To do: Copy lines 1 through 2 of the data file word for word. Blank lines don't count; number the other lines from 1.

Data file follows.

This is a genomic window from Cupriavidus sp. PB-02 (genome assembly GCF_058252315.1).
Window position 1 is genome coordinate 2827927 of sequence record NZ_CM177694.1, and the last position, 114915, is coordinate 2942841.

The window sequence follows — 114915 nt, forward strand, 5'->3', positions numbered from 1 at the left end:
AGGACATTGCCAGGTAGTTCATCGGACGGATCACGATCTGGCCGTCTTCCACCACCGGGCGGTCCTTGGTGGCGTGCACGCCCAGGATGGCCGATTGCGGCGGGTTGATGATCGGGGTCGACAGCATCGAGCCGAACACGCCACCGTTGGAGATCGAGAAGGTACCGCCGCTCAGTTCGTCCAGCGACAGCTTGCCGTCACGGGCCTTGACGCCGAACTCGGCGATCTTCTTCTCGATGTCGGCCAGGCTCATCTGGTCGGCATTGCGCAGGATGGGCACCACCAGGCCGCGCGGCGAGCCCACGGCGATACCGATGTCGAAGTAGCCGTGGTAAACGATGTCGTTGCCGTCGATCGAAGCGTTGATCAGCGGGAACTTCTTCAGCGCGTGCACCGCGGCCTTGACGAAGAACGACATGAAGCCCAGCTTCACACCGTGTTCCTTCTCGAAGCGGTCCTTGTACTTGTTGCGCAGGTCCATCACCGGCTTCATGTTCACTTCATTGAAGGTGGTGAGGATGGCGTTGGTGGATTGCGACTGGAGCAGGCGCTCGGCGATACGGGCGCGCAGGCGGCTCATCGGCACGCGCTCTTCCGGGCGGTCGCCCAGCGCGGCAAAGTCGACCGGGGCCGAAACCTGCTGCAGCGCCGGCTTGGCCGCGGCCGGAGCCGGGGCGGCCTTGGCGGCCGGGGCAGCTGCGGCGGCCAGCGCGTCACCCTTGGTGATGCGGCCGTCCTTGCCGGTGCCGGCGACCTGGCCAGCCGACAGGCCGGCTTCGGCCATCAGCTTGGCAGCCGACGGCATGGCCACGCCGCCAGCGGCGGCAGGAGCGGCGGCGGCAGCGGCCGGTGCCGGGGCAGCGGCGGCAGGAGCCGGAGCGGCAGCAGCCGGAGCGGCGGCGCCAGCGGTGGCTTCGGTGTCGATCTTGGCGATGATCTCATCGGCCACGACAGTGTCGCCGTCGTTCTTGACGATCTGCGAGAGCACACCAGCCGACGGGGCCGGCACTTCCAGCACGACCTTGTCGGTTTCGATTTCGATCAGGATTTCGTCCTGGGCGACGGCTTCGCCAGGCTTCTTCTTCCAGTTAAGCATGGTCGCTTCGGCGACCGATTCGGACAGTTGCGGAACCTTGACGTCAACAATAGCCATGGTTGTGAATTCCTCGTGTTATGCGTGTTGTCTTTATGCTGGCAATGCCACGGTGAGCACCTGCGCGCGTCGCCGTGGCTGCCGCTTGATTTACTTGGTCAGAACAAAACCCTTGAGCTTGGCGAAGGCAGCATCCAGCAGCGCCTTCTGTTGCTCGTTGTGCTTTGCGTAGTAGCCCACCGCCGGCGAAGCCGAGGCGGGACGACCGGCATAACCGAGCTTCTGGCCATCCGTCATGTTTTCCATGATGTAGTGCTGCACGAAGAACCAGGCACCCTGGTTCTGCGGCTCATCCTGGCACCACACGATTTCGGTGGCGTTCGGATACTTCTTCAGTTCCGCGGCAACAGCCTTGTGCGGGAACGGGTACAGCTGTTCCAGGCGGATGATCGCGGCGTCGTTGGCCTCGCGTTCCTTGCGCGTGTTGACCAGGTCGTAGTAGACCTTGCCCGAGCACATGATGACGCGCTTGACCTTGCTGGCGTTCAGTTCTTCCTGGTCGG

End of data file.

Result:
This is a genomic window from Cupriavidus sp. PB-02 (genome assembly GCF_058252315.1).
Window position 1 is genome coordinate 2827927 of sequence record NZ_CM177694.1, and the last position, 114915, is coordinate 2942841.